Wednesday Dec 23, 2009

Avatar: Putting the Rich In Rich Presentation

Went to see Avatar last night, on the flat silver screen instead of the 3-D version. In a word, it was spectacular. In other words, it was an homage, but not in the Dances With Wolves simile that seems to be popular.

Warning: Mild spoilers ahead.

Visually, Avatar was quite simply the best movie I've seen. Ever. For once, the movie wasn't about the special effects or how many things or people exploded with life-like splatter. The effects were great, but it was the photography and world-building that created context for the photography that made this movie. Personally, I felt that many of the Pandoran geographic elements were taken right out of the Roger Dean album cover book, including "Arches Mist" (the Pandoran holy site) and the "Floating Islands" riff that appears in Avatar as the floating mountains. Whether or not James Cameron borrowed from, or was inspired by, Roger Dean, the movie had me experiencing a fully animated interpretation of some of my favorite artwork of all time. It's one of the few cases where seeing something like this left me invigorated and excited, eager to see it again, rather than disappointed at the lack of attention to detail.

The most dismissive treatment of Avatar is that it's Dances with Wolves set in space. Making that comparison, however, ignores the body of prior science fiction art and misses the some of the underlying themes. The closest comparison I can draw (and again, whether homage, sampling or borrowing, I can't say) is to Orson Scott Card's Speaker for the Dead, the second book in the original Ender series. In Speaker, we're introduced to life forms that are vaguely anthropromorphic in some ways but have intensely alien connections to their environment that drive the conflict through the book.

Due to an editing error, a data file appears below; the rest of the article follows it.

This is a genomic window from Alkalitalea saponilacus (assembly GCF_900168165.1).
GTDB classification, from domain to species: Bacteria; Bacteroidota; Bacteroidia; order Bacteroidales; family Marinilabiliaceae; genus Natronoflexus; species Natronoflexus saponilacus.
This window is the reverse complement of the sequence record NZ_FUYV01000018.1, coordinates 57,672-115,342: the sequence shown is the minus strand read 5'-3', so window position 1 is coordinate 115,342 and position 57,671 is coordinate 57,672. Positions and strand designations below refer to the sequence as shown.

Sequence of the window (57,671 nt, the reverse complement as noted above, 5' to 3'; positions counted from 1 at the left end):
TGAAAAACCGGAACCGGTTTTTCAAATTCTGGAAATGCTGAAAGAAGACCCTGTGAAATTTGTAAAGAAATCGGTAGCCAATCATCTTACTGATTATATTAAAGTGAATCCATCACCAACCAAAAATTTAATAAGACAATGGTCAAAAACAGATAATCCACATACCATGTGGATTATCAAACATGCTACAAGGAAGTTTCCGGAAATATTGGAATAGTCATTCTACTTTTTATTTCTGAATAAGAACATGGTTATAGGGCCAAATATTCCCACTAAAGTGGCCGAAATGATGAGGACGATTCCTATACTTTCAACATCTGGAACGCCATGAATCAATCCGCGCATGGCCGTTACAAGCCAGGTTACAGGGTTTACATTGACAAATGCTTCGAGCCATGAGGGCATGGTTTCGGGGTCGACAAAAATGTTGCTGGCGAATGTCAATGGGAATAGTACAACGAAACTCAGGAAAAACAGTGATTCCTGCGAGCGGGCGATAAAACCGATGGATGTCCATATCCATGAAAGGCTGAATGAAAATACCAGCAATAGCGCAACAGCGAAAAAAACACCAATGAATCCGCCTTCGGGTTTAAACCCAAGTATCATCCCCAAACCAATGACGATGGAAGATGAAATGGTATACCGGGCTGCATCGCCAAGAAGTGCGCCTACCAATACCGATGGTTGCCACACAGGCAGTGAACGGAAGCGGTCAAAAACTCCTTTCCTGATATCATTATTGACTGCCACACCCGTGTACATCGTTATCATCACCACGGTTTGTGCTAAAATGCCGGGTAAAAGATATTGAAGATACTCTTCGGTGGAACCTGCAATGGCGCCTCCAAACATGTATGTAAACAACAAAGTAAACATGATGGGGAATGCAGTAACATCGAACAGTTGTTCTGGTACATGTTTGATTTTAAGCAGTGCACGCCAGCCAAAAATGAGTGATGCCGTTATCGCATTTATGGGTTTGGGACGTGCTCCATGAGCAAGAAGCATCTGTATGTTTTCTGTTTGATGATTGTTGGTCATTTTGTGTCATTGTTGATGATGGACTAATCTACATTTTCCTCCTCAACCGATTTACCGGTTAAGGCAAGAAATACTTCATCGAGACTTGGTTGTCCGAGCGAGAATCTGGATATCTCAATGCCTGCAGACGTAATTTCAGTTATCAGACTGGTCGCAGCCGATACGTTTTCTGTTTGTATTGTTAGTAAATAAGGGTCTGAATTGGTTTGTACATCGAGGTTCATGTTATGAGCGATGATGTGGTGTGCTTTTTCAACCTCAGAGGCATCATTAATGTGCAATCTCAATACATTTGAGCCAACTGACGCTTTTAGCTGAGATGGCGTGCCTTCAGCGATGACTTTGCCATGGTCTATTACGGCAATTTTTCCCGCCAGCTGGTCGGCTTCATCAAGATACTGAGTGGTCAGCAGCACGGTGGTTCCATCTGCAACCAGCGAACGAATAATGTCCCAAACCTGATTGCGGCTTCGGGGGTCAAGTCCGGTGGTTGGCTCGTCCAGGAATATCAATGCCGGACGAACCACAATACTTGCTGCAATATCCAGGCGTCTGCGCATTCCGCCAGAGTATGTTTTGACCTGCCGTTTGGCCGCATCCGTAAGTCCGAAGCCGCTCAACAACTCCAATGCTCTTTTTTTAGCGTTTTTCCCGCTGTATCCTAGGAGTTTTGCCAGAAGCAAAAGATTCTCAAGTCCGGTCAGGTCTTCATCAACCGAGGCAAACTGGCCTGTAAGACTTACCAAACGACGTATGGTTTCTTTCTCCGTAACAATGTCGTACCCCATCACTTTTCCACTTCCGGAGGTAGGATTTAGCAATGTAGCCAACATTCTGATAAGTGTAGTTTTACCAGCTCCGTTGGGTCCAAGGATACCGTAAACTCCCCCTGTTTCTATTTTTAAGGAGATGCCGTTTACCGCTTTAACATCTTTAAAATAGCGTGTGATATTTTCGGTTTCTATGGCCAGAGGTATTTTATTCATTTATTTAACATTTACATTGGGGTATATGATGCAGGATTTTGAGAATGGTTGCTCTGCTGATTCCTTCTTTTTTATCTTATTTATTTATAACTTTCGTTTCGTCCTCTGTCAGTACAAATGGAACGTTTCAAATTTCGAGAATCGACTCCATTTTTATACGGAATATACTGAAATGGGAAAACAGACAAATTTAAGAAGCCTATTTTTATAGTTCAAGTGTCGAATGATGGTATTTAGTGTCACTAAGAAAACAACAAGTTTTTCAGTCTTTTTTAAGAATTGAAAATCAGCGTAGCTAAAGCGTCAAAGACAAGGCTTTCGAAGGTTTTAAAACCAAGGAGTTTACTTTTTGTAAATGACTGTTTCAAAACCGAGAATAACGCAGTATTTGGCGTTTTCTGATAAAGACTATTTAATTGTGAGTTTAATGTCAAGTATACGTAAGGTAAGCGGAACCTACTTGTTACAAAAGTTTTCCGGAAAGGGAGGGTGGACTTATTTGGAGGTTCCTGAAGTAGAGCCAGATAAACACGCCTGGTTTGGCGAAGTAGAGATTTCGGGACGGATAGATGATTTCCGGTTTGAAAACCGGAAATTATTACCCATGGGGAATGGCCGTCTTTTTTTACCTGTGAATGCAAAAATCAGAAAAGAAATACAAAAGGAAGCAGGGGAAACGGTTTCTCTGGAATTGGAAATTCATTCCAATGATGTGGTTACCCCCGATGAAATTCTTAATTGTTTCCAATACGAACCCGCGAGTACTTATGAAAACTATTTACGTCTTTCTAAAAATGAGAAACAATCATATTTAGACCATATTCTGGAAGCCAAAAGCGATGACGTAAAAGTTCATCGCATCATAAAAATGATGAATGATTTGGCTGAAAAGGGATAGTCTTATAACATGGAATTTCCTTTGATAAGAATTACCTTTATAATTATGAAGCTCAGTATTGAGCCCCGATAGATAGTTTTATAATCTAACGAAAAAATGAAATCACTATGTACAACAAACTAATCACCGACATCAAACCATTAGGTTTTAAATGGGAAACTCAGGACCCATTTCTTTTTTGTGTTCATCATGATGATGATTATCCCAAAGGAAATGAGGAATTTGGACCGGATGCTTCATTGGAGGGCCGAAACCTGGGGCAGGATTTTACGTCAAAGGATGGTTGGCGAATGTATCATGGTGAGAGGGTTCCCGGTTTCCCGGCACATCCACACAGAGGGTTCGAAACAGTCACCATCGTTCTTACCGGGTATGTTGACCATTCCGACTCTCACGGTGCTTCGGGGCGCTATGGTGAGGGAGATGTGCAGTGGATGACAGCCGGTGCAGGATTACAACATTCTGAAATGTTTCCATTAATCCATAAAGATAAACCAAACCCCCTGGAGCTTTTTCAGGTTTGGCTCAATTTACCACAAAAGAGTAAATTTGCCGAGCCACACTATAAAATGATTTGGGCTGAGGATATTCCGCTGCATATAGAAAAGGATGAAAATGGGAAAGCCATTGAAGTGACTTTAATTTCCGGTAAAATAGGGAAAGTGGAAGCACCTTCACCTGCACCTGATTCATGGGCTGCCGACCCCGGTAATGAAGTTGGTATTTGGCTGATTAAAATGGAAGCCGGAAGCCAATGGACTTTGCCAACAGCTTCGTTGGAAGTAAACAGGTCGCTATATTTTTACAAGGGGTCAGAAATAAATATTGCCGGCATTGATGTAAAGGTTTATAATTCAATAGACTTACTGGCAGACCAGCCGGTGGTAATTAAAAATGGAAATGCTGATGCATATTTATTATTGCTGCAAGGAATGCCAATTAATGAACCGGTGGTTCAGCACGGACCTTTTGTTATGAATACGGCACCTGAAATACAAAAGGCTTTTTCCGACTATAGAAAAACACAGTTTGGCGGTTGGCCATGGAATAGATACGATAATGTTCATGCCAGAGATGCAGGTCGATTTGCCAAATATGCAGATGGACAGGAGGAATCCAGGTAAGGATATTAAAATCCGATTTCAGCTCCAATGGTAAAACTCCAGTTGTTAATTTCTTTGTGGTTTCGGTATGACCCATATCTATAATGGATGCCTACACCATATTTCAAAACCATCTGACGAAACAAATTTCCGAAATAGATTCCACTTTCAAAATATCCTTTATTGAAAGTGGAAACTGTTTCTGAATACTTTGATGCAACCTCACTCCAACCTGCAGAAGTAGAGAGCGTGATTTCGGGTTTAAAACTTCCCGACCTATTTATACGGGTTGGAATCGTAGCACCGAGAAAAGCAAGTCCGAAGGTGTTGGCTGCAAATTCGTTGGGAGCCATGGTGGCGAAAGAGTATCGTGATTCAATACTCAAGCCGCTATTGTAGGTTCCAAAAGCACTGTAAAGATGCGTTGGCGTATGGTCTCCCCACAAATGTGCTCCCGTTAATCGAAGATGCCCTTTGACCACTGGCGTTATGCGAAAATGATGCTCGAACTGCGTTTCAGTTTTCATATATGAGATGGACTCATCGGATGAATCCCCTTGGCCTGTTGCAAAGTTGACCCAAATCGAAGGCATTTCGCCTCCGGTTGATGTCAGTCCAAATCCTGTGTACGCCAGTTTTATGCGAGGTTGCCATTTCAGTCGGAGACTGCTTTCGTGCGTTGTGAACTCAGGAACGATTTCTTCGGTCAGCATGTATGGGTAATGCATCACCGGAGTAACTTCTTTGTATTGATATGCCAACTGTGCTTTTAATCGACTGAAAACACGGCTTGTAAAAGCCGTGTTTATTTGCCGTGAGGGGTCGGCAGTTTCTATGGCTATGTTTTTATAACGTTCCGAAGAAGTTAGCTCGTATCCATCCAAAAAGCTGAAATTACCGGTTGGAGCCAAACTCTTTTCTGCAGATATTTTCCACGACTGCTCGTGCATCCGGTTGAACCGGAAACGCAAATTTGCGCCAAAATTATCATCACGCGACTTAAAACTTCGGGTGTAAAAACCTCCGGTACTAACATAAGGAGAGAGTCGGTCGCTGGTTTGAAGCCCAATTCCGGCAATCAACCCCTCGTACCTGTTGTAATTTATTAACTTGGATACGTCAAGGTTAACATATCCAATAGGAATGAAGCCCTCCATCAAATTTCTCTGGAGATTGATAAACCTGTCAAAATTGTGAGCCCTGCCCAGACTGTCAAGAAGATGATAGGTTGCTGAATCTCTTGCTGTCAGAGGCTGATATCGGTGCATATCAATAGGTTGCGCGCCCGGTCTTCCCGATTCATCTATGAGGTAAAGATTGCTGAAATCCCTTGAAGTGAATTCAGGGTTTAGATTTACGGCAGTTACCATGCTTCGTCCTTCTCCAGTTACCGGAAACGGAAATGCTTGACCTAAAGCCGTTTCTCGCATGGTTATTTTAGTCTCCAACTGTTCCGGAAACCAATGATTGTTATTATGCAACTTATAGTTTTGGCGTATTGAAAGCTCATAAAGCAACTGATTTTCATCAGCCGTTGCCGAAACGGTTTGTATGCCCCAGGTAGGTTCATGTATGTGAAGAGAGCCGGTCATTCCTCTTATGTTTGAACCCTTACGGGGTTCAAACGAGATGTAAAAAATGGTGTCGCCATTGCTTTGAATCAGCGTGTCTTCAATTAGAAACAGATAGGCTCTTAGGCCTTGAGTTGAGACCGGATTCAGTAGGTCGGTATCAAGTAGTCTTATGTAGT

Bottom line: this is one I'm going to see again before it leaves theaters, and the last movie that got a double dip from me was the first Toy Story in 1995, because it set the bar for computer animation. Avatar resets the bar for rich presentation of a rich storyline.

Tuesday Apr 22, 2008

Getting a (Second) Life

I'm going to be part of the Sun Microsystems employee event in Second Life next week, and to get emotionally and electronically ready, our comms team has been busy crafting an avatar for me. In some ways, virtual reality has the right amount of malleability: I asked to be six feet tall, and for the first time in my life I've broken that barrier. I have a somewhat accurate portrayal of weight, shape and dress code, down to my favorite orange sneakers. What's kind of cool is going through your 2L inventory to see the components assembled, layered, filtered and otherwise projected on your form. And here's where reality intrudes again, mixing metaphor and meat-for: Several years ago, I asked one of my Chinese-literate friends how you refer to curly hair in Mandarin. Her response was that there's really no phrase for hair like that on people, and the closest thing she could come up with was "curly dog fur." So for a while, she referred to me as "black dog fur" and it kind of stuck as a diminutive.

Guess what provides the texture map for my hair in Second Life? I've been shopping in the dog fur store, folks. Folks who are strong proponents of immersive worlds are quick to point out that the worlds aren't completely artificial; they're representations of real people doing real things. And in my case, with the same real world limitations on my shaggy look.

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Hal Stern's thoughts on software, services, cloud computing, security, privacy, and data management

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